Why are Ontario’s provincial conservatives so stupid?

 

It is a reasonable question. They have failed to put forward a contender for power for three or four elections now, and as a result the bad management of the Ontario economy continues. Proceeding directly from a belief in climate catastrophism, Ontario’s Liberal government has been pricing Ontario’s industry out of competition and driving it to resettle in bordering states. Ontario’s energy policy is the kind that produces energy shortages in a land of former abundance. It is to Ontarian industry as Soviet policy was to Soviet agriculture.

And what does the Ontario Conservative leader do when handed this blessing? He resolutely supports carbon taxes.

 

As Joe Oliver writes in the Financial Post:

Wynne’s approval rating is in the mid-teens. Two-thirds of Torontonians want her to resign. But there are no guarantees in politics, as the past three provincial elections dramatically demonstrated. She isn’t yet a dead premier walking.

But when a substantial portion of the province is deeply concerned about something their government is doing, the Opposition party should want to be on the side of the discontented. However, Ontario PC leader Patrick Brown supports a price on carbon, depriving his party of the opportunity to attack the Liberals on an issue of growing vulnerability.

The Leader of the Opposition in Ontario has been handed an opportunity to get out of a policy bind he has created for himself. He could cite the change in US policy on AGW, he could even say he has thought better of his previous support for carbon taxes. Politicians are expected to change policies with changed circumstances, especially as this change will lead with near certainty to electoral victory. As Joe Oliver points out, PC Leader Patrick Brown could offer tax reductions that would prove highly attractive to the stretched Ontario taxpayer.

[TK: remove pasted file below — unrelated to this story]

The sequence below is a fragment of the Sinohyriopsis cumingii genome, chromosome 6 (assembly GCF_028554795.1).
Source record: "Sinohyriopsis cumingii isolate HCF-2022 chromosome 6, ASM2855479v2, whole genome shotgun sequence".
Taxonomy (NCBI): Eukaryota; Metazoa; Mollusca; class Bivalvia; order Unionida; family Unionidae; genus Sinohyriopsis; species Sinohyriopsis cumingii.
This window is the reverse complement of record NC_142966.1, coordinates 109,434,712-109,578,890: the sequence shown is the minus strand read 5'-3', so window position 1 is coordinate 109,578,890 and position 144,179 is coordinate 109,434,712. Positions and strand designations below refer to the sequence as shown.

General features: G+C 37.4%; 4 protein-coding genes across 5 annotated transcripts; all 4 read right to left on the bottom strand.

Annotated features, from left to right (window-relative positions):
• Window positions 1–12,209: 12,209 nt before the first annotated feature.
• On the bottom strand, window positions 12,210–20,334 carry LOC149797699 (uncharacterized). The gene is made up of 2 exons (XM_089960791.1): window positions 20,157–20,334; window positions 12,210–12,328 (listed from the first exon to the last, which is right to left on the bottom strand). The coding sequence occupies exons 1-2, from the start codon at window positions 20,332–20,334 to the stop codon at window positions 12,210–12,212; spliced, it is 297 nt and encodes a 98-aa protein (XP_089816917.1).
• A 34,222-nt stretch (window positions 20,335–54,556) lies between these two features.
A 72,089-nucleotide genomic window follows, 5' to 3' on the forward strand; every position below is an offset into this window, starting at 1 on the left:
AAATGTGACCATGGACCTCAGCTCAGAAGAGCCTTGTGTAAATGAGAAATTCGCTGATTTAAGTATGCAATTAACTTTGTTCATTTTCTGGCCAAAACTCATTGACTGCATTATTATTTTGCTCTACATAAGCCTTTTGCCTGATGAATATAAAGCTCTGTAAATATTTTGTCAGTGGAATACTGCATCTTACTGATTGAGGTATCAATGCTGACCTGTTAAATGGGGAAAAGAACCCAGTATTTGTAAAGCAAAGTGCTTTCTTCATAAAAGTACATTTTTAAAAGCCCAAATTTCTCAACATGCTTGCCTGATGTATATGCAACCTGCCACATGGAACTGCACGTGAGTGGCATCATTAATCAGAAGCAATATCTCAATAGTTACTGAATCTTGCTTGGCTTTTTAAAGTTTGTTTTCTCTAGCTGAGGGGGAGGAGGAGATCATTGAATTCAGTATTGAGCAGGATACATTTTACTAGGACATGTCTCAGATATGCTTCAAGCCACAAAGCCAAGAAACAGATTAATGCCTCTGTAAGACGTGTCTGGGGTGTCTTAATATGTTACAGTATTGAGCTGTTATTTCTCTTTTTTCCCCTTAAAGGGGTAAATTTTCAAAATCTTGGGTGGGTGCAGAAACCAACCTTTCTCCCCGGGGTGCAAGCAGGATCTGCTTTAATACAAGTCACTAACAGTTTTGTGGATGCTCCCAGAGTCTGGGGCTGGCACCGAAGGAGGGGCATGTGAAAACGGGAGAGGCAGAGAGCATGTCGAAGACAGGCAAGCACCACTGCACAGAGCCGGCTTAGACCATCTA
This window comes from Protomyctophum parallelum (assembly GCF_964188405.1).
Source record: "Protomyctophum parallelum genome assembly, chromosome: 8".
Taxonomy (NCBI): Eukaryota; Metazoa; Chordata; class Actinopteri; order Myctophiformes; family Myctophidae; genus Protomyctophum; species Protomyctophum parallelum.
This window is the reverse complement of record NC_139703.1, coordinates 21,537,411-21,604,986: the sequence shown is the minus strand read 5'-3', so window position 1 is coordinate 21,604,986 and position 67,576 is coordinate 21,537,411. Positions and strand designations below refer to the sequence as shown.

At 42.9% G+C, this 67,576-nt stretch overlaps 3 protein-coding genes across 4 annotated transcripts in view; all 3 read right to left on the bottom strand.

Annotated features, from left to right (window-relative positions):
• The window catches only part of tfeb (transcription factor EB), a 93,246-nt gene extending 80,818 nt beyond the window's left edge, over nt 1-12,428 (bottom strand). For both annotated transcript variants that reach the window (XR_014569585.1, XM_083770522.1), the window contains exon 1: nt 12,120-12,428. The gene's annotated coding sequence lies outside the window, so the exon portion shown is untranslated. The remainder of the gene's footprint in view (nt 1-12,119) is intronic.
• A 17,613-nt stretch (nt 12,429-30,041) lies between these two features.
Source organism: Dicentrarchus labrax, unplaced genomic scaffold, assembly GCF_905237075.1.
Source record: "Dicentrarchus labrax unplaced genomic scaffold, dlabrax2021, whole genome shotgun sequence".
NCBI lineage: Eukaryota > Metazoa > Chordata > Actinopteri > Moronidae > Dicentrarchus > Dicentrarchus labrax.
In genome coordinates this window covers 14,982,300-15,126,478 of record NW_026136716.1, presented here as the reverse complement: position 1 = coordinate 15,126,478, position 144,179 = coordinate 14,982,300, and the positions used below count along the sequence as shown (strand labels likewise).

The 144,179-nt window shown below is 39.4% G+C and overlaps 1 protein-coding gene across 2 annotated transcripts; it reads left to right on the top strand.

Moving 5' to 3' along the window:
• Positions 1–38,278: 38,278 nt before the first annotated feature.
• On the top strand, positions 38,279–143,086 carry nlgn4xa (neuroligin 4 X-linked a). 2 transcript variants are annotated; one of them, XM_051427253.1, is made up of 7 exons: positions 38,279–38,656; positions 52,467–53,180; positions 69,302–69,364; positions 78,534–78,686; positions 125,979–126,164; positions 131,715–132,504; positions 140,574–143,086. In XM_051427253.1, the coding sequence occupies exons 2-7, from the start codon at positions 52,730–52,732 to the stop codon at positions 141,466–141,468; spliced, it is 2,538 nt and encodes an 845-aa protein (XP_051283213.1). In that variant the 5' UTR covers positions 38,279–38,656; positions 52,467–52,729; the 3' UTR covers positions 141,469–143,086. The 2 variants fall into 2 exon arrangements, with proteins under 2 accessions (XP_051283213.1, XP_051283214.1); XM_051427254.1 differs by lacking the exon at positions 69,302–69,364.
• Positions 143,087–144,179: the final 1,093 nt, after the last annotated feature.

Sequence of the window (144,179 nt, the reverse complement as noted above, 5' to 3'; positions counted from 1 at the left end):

In times previous, in far-ago decades, I was a riding association president with Ontario PCs and a volunteer. There was something about the sort of people attracted to the Ontario PCs that gave me cause for doubts, not as to their policies, but as to their capacities. To be unfair to many good people of whom I approve, a lot of them seemed dumber than they should be. I have not seen much occasion since then to revise my opinion upward. I hope they can find the talents needed to wrest power from the Liberals. I fear that they will not be able to do so.